Their little faces are changing by the day. About two weeks ago we noticed they suddenly had eyelashes and this past week their eyebrows started to become more prominent. Just yesterday, I noticed the girls are now crying real tears. It breaks my heart when they cry, and the addition of tears doesn't help mom's coping ability!

They are looking around much more, and able to focus much better than just a week or two ago. We have been playing "tracking" games with high contrast toys and it's very cool to try and figure out what they're staring at.

Julia has managed to roll over from her back to her side, and Ada is kicking up a storm whenever she does tummy time. Emma is my tiniest little pixie, but is catching up nicely to her sisters. They are all able to lift and support the weight of their heads, but not for very long.

I'm still pumping around the clock and we bottle feed them (the adults take turns to feed them), but I have made a concerted effort in recent days to get them all to latch. Breastfeeding has been slow and frustrating because I never seem to have the time to focus on just one baby.

We feed them on a staggered schedule, but it's a moving target as they seem to hit growth spurts just as we figure out their needs. It's incredible to note how much longer they're able to breastfeed now than when they first came home. In terms of their adjusted age they are barely a week old, so I have to keep reminding myself to be patient. As with pretty much all of their development thus far, they are doing things in birth order. Ada breastfeeds the longest (30-45 minutes) and latches best, Julia breastfeeds for about 20-30 minutes, and Emma can go for about five minutes before exhaustion sets in.

The trio has the most inquisitive little fingers. When we bottle feed them they touch the bottle and sometimes look like they want to hold it themselves. We use glass bottles with silicone sleeves and it's obvious that they love checking out the patterns on the brightly colored sleeves.

Their little bodies are so much chubbier now than they were just two weeks ago. The girls are all 7-8 lbs. We used the last preemie size diaper yesterday and couldn't be happier that they've finally graduated to the newborn size. Woot! I just adore the chubby baby creases in their arms and legs, and their cute double chins. What a difference from the scrawny, fragile little preemies they were at birth almost two months ago.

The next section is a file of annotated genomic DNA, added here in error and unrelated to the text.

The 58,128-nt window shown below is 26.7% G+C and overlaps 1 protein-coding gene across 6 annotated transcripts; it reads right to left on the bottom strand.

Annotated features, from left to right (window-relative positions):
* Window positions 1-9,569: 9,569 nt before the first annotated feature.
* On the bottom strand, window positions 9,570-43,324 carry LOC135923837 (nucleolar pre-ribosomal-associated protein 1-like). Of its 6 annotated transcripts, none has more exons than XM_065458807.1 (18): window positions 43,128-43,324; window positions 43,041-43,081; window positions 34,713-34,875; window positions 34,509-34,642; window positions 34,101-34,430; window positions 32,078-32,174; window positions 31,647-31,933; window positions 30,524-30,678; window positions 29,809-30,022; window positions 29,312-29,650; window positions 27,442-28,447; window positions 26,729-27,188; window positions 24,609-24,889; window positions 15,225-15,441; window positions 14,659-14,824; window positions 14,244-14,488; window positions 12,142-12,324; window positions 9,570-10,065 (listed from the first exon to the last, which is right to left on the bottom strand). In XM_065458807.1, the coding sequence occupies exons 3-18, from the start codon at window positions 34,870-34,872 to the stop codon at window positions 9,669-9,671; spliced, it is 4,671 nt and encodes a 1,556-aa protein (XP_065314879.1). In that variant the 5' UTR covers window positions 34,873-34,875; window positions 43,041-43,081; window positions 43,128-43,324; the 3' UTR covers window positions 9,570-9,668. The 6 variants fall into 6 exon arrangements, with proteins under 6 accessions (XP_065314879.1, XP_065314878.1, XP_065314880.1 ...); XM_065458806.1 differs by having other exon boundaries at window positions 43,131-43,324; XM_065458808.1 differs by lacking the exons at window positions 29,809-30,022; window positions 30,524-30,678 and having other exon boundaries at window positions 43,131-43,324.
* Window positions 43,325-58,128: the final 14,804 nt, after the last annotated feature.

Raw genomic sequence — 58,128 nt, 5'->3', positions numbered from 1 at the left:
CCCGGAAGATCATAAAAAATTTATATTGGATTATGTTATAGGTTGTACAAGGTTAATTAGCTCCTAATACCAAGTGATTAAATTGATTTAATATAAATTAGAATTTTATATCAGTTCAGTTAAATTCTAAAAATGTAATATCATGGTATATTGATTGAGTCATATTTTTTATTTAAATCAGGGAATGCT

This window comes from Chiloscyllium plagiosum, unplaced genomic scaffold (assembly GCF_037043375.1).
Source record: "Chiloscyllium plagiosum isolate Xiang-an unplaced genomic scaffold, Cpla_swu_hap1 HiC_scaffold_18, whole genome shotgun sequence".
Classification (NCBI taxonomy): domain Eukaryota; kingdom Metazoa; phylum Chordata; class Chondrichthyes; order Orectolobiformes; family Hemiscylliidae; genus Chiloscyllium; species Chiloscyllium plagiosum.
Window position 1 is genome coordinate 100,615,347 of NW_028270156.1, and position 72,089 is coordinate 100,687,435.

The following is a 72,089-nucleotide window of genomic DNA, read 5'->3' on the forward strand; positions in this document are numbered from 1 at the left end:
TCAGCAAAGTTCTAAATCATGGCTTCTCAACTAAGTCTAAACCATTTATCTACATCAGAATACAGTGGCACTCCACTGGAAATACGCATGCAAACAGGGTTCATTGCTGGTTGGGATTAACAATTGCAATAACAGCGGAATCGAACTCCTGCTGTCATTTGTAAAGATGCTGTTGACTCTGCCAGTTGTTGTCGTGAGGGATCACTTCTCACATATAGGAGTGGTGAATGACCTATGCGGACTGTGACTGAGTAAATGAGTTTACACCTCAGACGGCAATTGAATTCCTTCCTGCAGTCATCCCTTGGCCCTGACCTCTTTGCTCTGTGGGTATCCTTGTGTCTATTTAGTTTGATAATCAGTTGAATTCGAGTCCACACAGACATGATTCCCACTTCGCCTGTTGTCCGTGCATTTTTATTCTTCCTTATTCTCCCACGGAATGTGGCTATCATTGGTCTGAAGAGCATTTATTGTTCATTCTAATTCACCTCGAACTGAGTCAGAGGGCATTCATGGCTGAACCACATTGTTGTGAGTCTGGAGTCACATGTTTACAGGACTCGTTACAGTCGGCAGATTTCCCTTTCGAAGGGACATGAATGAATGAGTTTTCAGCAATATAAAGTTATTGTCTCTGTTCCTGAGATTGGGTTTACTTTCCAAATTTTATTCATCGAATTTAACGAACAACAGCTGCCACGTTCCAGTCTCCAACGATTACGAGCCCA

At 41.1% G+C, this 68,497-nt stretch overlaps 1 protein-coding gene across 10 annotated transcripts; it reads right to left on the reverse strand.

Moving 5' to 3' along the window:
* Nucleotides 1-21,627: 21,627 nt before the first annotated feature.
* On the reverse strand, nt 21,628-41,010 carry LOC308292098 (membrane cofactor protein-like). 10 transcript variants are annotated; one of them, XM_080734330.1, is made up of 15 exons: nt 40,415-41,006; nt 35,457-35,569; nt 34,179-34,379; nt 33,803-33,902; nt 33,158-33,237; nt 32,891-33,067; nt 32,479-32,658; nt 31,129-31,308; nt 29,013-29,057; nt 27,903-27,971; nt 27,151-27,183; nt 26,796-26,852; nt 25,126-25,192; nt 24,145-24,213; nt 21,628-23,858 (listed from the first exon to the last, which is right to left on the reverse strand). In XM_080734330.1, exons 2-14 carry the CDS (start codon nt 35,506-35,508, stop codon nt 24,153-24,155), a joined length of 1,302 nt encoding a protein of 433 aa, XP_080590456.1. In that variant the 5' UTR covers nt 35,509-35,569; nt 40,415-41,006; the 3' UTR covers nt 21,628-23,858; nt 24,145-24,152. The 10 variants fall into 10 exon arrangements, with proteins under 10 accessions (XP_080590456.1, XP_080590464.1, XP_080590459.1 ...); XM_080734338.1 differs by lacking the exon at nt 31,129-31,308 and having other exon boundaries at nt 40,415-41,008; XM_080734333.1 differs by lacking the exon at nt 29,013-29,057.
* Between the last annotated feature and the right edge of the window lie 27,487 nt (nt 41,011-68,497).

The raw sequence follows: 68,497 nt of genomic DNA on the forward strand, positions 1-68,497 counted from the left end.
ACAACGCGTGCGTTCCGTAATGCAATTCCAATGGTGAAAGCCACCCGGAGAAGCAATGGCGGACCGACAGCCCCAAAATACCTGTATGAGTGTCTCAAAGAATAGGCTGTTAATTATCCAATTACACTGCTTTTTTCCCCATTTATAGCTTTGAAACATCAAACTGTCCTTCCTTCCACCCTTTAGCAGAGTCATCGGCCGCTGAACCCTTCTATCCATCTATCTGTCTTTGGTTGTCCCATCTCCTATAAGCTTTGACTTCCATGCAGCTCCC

On Christmas day they will be exactly two months old. What an amazing, precious Christmas "gift" they are...

Tuesday, December 15, 2009

Wednesday, December 09, 2009

Early days with triplets

It's been a crazy, wonderful, sleep deprived two weeks. We are on a 3-hour schedule with the girls, and it usually takes at least 90 minutes to get everyone fed, burped, diapered and back to bed at night. Often, one will wake up early, throwing our entire happy little "routine" for a loop. We respond by feeding the early waker a little more from that feeding onwards and it seems to get us all back on track for the next round. Well, sort of.

If there's a diaper blow-out, a diaper rash requiring special treatment, spit up, or some other baby funny business - affectionately called "Happy Hour" - then the feedings run into one another and there's no time for the adults to eat/shower/prep bottles, etc. Even with 4 adults on duty around the clock, it's been tough for me to pump uninterrupted for the amount of time I need.

What I've learned so far:

Even a tiny amount of spit-up has a cunning way of getting onto multiple layers of material: onesie, sleep & play clothes, swaddle blankets and crib sheet requiring a middle of the night overhaul.

To minimize the spit-up, we burp them really well and then keep the babies upright in our arms or in their Boppy pillows for 30-45 minutes after they've finished eating.

The girls make the cutest grunting, squeeking barnyard noises. I love listening to them.

One will be awake and start making these noises and suddenly the other two will start to chime in. I swear they're communicating this way and responding to one another because it sounds like a language with intonation, pauses and rhythm.

They make these once-off screaming crying-like sounds, but when I peek into the nursery, everyone's happily fast asleep. I swear they're doing it as a prank to keep the adults guessing.

When using a bulb syringe, make sure the booger is firmly inside it before squeezing out the air for a second goldmining expedition.

Boogers can fly a few feet when propelled by a bulb syringe.

Even preemies have the ability to projectile vomit and poop.

Our girls our burp as if they've enjoyed a few too many beers during the aforementioned "Happy Hour."